Finally, a way to make use of all those random single socks we end up with! Going with static electricity as your costume is super easy and can be made last-minute. Simply safety pin socks to pants (or use fabric glue if you don’t care about wearing those pants again). If you want take it a step further, use hairspray to have your child’s hair stand straight up, too!
Minecraft has been touted as an educational video game, and it can also make for fun Halloween costumes! With some plain shirts, black fabric paint, and a stencil cut out of paper, your kids can turn into Minecraft players.
Adding to why they are super fun to learn about, jellyfish use bioluminescence to help with defense and communication. To mimic a jellyfish, have your child dress in bright colors and purchase a clear domed umbrella and tie curling ribbons (with varying bright colors) onto the tips of the umbrella.
Math often gets a bad rap for being boring, but your kid can change all that with a “numberjack” costume! Playing off of the “X and Y axis,” you just need some toy axes, paper X and Y, and some suspenders or a flannel shirt. Glue the X and Y on the axes, and your numberjack will get some chuckles as they explain their intersecting “X and Y axes” (axis).
Wordplay and puns are an element of grammar and writing styles that can make for some really “punny” costumes! For a teen who loves social media, consider being a “social butterfly” by simply taping or gluing prinouts of their favorite social media sites.
Work of Art
Some poster board or cardboard boxes can be turned into masterpieces by gluing a poster of your favorite work of art. The Mona Lisa is a perfect painting to use, as you can cut out the face and “wear” it to turn your child into a pièce de résistance.
For the kids who love sports, even their costumes can be educational. Many famous athletes have written books inspiring young sports enthusiasts or teaching about elements of the game. If your child would prefer to just dress up as their favorite athlete, encourage them to do some kind of research either about their team, the history of the sport, or an influential historical sports figure.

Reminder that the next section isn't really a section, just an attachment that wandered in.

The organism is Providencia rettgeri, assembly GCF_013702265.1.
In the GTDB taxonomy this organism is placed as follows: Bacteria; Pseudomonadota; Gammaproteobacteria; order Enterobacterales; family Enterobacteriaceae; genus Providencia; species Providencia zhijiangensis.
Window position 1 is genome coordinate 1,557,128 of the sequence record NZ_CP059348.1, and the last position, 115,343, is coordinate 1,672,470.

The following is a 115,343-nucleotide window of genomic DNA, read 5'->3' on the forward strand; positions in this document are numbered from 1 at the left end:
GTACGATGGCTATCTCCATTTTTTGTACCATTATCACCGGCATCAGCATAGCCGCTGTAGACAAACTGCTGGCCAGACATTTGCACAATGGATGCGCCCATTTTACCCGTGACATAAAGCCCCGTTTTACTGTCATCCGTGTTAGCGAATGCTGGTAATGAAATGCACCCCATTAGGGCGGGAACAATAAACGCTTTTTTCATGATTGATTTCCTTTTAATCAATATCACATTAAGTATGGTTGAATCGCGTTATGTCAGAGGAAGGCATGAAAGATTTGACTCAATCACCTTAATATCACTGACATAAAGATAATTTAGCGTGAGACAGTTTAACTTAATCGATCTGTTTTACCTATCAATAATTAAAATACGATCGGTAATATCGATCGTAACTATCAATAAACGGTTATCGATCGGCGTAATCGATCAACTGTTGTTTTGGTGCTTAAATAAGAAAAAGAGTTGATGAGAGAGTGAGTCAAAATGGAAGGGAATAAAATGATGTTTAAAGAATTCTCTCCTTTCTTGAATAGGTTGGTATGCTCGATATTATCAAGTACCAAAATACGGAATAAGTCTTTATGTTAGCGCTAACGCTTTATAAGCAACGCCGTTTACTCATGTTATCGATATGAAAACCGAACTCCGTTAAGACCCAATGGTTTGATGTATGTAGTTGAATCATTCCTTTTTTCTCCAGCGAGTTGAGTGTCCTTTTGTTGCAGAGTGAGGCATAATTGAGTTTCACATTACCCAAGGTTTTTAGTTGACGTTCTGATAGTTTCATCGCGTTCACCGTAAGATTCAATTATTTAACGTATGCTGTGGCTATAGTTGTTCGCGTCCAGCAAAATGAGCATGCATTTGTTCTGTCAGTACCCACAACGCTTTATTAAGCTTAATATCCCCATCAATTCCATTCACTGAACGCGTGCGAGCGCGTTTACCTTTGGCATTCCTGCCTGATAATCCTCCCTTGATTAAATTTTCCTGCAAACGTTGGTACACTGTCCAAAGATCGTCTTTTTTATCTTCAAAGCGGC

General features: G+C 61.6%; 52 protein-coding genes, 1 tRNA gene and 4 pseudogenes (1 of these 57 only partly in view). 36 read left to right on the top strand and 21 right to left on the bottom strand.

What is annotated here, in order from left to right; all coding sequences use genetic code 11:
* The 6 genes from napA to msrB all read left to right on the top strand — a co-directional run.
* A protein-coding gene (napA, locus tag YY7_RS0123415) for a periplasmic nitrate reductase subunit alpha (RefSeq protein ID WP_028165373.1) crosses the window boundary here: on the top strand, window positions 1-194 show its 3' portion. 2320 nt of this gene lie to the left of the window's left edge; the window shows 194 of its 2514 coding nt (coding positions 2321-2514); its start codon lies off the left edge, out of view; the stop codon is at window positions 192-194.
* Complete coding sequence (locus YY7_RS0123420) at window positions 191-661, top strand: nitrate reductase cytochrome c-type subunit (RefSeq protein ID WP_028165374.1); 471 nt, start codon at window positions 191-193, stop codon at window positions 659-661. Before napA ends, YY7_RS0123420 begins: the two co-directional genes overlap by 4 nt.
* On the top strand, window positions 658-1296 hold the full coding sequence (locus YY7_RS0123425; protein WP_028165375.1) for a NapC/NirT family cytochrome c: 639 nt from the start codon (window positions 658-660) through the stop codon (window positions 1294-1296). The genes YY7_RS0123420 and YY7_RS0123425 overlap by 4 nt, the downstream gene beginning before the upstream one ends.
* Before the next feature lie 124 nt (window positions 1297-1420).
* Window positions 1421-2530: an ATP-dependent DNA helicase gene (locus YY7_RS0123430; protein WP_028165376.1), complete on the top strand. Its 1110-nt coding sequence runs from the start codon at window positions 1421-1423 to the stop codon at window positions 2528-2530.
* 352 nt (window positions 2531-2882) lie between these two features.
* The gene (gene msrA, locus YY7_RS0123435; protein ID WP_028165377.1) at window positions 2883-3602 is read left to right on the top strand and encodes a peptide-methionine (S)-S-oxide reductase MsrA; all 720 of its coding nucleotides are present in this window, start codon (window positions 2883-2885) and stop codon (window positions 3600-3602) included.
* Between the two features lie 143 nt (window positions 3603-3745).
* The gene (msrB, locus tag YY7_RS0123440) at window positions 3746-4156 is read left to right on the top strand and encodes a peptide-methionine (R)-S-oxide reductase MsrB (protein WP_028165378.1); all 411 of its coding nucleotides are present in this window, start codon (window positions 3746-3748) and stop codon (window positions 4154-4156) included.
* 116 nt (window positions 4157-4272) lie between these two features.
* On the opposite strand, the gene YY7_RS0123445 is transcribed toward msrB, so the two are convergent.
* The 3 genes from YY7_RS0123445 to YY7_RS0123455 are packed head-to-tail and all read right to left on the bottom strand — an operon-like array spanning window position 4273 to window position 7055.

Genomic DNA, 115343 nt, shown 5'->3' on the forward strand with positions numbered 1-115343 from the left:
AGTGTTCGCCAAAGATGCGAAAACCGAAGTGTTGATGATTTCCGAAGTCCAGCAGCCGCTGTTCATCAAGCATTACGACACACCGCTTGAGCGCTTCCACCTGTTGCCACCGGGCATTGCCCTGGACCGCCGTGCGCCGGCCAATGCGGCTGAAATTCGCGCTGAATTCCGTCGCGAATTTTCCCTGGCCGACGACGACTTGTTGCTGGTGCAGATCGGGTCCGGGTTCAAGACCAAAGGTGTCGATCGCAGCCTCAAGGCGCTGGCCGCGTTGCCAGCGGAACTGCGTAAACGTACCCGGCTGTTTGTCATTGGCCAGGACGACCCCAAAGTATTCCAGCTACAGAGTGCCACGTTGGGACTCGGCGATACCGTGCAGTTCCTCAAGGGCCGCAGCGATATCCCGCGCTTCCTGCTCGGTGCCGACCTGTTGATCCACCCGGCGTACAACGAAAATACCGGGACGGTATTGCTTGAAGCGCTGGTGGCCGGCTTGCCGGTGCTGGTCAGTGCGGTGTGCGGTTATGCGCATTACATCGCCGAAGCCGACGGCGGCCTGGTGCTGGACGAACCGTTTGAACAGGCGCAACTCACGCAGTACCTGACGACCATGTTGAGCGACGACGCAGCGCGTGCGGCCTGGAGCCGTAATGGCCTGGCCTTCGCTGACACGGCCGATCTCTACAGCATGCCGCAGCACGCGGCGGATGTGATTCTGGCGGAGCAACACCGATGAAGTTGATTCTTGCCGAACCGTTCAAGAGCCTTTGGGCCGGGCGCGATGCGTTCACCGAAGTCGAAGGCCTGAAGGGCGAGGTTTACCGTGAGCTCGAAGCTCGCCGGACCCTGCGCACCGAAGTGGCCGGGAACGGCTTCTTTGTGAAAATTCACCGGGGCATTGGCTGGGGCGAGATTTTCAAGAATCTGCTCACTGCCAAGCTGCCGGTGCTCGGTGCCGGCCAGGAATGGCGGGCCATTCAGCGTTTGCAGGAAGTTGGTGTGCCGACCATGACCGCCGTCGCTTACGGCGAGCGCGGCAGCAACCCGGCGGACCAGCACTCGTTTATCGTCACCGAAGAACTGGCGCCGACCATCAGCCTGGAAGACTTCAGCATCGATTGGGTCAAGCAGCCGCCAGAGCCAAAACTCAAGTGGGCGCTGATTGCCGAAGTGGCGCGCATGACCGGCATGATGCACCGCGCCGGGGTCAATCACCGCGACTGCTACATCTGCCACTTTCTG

For those kids priding themselves on their “smarts,” a smarty pants costume is definitely a funny play on words. Taking a roll of Smarties, use fabric paint to glue the individual candies to an old pair of pants. Voila—you have “smarty pants”!
What other creative DIY educational or Halloween costumes have you done in the past with your kids? Share in the comments below!
Letise Dennis is a writer for Learning Liftoff. She has enjoyed writing since childhood, but has spent her most recent professional years writing website content and articles relating to her passion of fitness and nutrition. Having grown up in the south, she attended George Mason University and earned a degree in Communication, with a focus on interpersonal and business communication. After graduation, she began her career at a national nonprofit organization and has been living in Northern Virginia since. When not writing for Learning Liftoff, she spends her time with her husband and three kids enjoying sports and the outdoors.